A street in Okage Yokocho
Okay Yokocho in autumn
The famous Akafuku mochi, sold in Oharaimachi
See you in Oharai
In the Edo period the great shrines of Ise, Geku and Naiku, were a popular place of pilgrimage for the Japanese. After a long and difficult journey, the pilgrims were welcomed in the district of Oharaimachi, near to Naiku. The area has managed to keep its soul and conviviality.
The name of the district Oharaimachi comes from that of the onshi, Shinto missionary priests who lived in this neighborhood and welcomed pilgrims to their homes. They offered lodgings and shelter, but also practiced purification rituals called oharai, replacing those of the high priests of the shrines reserved for the nobles. They also practiced kagura, a sacred dance accompanied by music.
From Uji bridge, along the Isuzu River, to Naiku, the inner shrine of Ise: along this 800-meter long street, there are many shopkeepers in traditional buildings offering their specialties. They include:
- Ise udon, thick Ise noodles topped with negi or Japanese green onions, dried bonito flakes and a rich, soy-based broth.
- Tekone zushi , tuna sashimi with soy on vinegared rice.
- Ise cha, the green tea of Ise - Mie Prefecture is the third largest tea producing region in Japan.
- Akafuku, a sweet snack made of rice paste (mochi) with red bean jam, the name means "red mochi of happiness".
In the middle of this long street, about level with the Akafuku sign, a street overlooks a new shopping district called Okage Yokocho, recreated as it was in the Edo period.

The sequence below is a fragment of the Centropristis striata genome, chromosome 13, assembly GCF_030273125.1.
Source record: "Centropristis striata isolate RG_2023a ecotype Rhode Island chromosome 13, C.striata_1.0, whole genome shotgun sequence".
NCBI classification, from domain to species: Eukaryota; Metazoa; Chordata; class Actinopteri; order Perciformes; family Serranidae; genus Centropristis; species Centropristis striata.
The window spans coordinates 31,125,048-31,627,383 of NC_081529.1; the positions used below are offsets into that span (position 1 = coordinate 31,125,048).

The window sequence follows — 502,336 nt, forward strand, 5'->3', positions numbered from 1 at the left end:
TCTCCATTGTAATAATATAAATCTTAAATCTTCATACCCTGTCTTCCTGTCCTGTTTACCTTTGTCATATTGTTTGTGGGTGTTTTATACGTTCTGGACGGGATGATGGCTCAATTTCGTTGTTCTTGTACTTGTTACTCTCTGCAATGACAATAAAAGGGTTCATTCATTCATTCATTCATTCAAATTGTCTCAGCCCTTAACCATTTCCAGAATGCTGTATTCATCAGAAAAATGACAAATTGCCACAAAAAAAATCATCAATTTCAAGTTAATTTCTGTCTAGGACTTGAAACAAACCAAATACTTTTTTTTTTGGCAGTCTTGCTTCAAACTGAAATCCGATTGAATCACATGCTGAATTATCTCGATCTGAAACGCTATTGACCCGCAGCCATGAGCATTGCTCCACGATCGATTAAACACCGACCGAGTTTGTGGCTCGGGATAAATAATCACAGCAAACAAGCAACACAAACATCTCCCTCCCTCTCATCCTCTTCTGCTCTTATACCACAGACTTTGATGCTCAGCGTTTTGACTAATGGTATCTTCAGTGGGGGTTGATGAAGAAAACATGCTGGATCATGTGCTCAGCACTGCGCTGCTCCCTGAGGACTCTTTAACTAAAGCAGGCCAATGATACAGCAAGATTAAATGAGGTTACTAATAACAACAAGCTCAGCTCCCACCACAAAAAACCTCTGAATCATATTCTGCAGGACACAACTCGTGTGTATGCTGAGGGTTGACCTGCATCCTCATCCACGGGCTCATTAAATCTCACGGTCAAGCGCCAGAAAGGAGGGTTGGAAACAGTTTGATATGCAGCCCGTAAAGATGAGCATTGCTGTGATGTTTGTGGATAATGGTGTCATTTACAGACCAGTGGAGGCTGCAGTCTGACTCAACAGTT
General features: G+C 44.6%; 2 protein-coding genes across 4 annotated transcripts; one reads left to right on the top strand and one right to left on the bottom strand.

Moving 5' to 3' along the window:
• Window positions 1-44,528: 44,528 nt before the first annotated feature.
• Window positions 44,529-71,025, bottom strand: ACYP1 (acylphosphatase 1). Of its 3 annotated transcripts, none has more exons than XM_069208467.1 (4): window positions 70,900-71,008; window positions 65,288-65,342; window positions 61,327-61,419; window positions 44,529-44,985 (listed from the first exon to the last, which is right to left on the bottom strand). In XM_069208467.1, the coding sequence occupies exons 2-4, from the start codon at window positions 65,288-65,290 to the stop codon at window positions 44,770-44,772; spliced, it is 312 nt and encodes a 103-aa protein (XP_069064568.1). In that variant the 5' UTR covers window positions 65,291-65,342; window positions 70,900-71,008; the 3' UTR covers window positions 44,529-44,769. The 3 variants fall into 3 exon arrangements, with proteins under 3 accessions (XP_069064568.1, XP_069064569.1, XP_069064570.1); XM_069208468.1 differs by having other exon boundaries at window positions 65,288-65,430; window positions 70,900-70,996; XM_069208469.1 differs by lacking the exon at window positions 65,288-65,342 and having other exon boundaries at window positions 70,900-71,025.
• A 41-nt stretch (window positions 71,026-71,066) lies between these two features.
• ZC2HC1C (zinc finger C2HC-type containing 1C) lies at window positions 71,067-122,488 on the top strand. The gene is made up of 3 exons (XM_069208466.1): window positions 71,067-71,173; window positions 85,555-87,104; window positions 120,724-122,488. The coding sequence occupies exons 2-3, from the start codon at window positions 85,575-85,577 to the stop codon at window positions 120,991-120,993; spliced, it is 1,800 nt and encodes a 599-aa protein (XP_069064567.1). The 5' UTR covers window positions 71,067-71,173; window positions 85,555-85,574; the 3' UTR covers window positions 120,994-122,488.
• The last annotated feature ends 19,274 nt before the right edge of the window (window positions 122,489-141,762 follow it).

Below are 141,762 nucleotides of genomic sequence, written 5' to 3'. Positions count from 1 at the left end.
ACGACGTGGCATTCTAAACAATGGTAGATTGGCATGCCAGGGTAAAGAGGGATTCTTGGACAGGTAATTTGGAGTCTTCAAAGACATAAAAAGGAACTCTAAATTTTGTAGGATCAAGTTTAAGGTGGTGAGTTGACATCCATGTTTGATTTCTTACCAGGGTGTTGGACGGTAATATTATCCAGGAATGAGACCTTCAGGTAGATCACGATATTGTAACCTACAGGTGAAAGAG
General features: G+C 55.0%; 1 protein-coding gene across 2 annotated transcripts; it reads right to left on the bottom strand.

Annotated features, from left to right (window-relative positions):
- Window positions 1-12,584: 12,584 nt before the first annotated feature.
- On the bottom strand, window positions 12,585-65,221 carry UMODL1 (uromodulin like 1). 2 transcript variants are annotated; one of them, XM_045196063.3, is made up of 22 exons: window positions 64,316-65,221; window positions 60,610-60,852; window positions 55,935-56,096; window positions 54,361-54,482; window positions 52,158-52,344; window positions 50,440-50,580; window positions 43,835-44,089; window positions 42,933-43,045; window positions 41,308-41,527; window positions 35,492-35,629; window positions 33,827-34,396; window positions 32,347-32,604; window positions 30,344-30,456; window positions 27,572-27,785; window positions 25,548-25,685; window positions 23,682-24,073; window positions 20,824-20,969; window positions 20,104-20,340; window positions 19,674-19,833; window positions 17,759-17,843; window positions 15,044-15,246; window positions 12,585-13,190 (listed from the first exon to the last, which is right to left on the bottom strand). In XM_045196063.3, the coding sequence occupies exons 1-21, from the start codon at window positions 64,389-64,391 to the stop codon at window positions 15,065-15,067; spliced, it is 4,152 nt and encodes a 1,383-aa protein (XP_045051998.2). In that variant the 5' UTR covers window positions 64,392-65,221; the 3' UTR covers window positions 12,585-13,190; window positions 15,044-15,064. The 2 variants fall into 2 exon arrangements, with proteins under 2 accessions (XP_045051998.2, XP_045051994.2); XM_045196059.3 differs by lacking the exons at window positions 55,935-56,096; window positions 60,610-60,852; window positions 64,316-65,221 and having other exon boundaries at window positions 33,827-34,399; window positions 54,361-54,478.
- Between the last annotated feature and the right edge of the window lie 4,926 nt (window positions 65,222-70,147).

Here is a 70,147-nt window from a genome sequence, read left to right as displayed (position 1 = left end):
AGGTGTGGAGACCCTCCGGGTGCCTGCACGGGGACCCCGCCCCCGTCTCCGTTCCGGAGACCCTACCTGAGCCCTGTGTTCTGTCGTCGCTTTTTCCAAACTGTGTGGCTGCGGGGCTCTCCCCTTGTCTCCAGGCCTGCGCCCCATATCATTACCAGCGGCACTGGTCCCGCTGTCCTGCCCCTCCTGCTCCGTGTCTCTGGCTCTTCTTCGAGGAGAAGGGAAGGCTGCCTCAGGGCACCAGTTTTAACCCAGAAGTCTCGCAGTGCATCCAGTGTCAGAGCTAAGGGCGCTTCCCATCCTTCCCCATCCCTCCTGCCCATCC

It welcomes you every weekend with entertainment, taiko or Japanese drum shows, kamishibai, a kind of small outdoor theater where a storyteller presents a traditional Japanese history.
There is also the Okage-za Museum which presents the main Japanese myths, as well as the history of the pilgrimages to Ise.
Rewards for early risers
One of the great customs of Ise is the tsuitachi mairi: on the first day of each month people get up much earlier than usual and go to the shrine and thank the kami for their protection, as well as ask for their blessing for the coming month.
A few shops and restaurants are exceptionally open very early on this day to serve kayu, a traditional rice porridge. From 5am onwards, a limited edition cake is offered at Akafuku. Hundreds of people wait in line down the street to get this precious treat. There is also a market open from 4am.
Can you get up early enough to join the regulars?